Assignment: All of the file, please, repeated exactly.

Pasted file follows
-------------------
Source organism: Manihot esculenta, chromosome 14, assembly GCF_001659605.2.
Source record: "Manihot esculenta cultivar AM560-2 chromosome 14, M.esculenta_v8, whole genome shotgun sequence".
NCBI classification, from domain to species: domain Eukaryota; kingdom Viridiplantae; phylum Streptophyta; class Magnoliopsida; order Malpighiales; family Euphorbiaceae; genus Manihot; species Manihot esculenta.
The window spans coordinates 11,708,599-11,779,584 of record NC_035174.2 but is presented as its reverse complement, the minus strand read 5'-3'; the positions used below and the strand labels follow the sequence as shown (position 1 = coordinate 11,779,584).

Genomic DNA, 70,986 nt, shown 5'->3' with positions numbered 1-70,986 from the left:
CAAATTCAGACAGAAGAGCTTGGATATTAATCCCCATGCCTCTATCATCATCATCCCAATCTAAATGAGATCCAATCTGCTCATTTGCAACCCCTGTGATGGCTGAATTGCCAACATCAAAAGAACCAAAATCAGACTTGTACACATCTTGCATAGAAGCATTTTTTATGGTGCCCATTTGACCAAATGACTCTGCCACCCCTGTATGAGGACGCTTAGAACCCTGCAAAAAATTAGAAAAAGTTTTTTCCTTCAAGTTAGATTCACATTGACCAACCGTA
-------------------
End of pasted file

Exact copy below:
Source organism: Manihot esculenta, chromosome 14, assembly GCF_001659605.2.
Source record: "Manihot esculenta cultivar AM560-2 chromosome 14, M.esculenta_v8, whole genome shotgun sequence".
NCBI classification, from domain to species: domain Eukaryota; kingdom Viridiplantae; phylum Streptophyta; class Magnoliopsida; order Malpighiales; family Euphorbiaceae; genus Manihot; species Manihot esculenta.
The window spans coordinates 11,708,599-11,779,584 of record NC_035174.2 but is presented as its reverse complement, the minus strand read 5'-3'; the positions used below and the strand labels follow the sequence as shown (position 1 = coordinate 11,779,584).

Genomic DNA, 70,986 nt, shown 5'->3' with positions numbered 1-70,986 from the left:
CAAATTCAGACAGAAGAGCTTGGATATTAATCCCCATGCCTCTATCATCATCATCCCAATCTAAATGAGATCCAATCTGCTCATTTGCAACCCCTGTGATGGCTGAATTGCCAACATCAAAAGAACCAAAATCAGACTTGTACACATCTTGCATAGAAGCATTTTTTATGGTGCCCATTTGACCAAATGACTCTGCCACCCCTGTATGAGGACGCTTAGAACCCTGCAAAAAATTAGAAAAAGTTTTTTCCTTCAAGTTAGATTCACATTGACCAACCGTA